Wal‑Mart opened its Jonquière establishment in 2001. In August 2004, the Commission des relations du travail certified United Food and Commercial Workers, Local 503 (“the Union”) as the bargaining agent for the employees working at the establishment. In the months that followed, Wal‑Mart and the Union met several times to negotiate the terms of a first collective agreement. These meetings proved to be unsuccessful, and on February 2, 2005, the Union applied to the Minister of Labour to appoint an arbitrator to settle the dispute that remained between the parties. One week later, Wal‑Mart informed the Minister of Employment and Social Solidarity that it intended to end the contracts of employment of all the approximately 200 employees who worked in that location “for business reasons” on May 6 of that year. After breaking the news to its employees, the business actually closed its doors earlier than planned, on April 29, 2005. Believing that the decision was based on anti‑union considerations, the employees and their union brought a series of proceedings against their former employer.
On March 23, 2005, the Union submitted the grievance at issue in this appeal. It alleged that the dismissal of the employees constituted a change in their conditions of employment that violated s. 59 of the Labour Code (“Code”), which provides that, from the filing of a petition for certification, an employer may not change its employees’ conditions of employment while the collective agreement is being negotiated without the written consent of the certified association. Since Wal‑Mart had not proved that its decision to dismiss was made in the ordinary course of its business, the arbitrator concluded that the resiliation of the contracts of employment of all the employees constituted a unilateral change that was prohibited by s. 59. His award was affirmed by the Superior Court, but overturned by the Court of Appeal. The judges of the Court of Appeal, although divided on how broadly s. 59 should be construed, agreed that the section did not apply in the circumstances of the case before them.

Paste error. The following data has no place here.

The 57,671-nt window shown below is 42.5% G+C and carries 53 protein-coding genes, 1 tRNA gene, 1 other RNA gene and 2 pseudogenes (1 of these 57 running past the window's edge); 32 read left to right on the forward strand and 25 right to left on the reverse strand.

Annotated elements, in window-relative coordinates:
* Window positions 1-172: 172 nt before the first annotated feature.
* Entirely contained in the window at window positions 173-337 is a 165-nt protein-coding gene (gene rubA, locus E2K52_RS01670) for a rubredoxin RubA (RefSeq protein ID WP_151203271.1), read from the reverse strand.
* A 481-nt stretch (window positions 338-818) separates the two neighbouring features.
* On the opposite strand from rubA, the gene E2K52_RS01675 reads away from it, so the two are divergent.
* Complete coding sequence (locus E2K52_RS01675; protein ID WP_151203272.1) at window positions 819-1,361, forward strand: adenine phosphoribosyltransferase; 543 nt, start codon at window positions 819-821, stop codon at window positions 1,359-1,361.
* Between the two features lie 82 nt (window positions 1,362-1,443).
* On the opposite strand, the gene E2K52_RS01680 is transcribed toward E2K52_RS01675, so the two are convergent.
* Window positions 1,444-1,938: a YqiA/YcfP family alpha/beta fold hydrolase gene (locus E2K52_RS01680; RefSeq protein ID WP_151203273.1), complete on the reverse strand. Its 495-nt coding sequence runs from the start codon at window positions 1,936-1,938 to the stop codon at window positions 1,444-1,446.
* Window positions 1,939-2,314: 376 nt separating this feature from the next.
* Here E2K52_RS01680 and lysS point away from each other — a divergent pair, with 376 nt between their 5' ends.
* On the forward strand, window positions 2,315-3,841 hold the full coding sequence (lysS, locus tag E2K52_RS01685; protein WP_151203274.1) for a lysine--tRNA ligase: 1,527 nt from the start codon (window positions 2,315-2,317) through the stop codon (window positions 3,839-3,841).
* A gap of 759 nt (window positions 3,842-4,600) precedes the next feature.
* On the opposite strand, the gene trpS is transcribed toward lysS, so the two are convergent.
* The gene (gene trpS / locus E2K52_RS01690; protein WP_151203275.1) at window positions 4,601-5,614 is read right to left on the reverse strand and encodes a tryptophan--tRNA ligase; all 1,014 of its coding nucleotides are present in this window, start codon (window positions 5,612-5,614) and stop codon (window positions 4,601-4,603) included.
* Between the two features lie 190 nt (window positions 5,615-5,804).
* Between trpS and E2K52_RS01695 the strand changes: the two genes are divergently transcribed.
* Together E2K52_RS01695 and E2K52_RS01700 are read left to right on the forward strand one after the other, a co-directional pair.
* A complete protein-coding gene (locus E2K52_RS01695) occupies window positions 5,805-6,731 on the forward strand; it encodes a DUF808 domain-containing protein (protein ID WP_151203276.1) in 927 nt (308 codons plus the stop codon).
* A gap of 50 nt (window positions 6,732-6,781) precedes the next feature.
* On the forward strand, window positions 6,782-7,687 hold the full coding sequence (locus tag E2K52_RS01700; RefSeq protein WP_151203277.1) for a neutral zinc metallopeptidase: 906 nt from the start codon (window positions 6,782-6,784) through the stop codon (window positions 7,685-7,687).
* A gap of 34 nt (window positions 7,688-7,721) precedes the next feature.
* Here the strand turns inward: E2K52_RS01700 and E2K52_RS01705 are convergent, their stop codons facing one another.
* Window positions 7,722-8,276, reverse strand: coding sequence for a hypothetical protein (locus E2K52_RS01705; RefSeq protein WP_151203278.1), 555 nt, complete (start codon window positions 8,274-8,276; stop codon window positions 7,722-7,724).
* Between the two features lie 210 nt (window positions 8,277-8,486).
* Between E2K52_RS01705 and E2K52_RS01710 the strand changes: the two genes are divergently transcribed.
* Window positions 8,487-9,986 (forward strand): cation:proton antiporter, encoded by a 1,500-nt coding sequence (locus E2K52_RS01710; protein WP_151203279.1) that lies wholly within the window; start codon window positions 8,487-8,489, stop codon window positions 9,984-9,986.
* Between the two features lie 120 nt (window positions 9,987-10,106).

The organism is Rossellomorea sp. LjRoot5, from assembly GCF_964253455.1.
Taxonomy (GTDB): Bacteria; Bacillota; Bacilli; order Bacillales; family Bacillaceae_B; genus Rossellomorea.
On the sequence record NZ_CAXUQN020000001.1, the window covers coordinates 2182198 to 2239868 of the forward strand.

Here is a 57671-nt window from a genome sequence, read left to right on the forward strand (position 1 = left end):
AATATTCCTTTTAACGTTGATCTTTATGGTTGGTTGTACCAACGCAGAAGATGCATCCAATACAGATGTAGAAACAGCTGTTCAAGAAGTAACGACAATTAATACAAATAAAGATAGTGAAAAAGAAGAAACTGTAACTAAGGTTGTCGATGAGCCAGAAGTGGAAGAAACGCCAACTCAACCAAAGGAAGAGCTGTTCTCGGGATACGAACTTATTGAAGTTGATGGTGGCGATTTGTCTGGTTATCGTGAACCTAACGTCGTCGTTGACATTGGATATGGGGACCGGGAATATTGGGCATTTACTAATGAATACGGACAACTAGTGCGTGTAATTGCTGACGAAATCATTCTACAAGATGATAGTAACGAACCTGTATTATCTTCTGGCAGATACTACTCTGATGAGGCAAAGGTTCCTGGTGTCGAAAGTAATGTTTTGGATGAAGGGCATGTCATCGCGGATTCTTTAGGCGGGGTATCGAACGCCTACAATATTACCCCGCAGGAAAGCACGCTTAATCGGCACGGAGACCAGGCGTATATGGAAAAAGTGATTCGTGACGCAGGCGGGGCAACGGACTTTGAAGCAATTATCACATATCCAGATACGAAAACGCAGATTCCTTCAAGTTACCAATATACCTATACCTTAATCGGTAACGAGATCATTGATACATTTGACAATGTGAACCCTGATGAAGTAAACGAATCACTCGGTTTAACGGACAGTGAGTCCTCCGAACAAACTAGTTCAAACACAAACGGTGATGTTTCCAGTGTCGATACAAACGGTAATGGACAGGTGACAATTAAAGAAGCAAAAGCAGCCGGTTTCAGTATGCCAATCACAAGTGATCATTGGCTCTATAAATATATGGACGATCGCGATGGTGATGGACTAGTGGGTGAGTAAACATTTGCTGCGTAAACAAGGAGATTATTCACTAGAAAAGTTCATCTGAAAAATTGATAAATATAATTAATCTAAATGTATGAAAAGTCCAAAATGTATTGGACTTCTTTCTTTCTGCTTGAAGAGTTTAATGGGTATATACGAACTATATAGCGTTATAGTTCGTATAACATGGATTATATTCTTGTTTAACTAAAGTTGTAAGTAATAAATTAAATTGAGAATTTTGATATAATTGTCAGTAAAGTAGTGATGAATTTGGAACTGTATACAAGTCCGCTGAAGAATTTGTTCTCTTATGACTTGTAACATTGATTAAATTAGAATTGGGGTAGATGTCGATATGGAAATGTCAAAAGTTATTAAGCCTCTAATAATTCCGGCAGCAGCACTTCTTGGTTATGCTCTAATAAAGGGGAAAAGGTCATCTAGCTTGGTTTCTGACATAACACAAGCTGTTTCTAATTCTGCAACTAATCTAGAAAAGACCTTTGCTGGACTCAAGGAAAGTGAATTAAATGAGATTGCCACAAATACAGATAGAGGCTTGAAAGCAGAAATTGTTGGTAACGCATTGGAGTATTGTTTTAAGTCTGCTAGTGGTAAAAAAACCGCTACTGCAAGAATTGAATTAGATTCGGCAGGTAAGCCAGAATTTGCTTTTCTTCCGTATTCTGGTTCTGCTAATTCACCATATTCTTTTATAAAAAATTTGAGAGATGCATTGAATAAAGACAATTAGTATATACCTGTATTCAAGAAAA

The Supreme Court allowed the Appeal and remitted the issue back to the Arbitrator for remedy. In doing so, the Supreme Court held that the true function of s. 59 of the Code is to foster the exercise of the right of association. Its purpose in circumscribing the employer’s powers is not merely to strike a balance or maintain the status quo during the negotiation of a collective agreement, but is more precisely to facilitate certification and ensure that the parties bargain in good faith. The “freeze” on conditions of employment codified by s. 59 limits any influence the employer might have on the association‑forming process, eases the concerns of employees who actively exercise their rights, and facilitates the development of what will eventually become the labour relations framework for the business.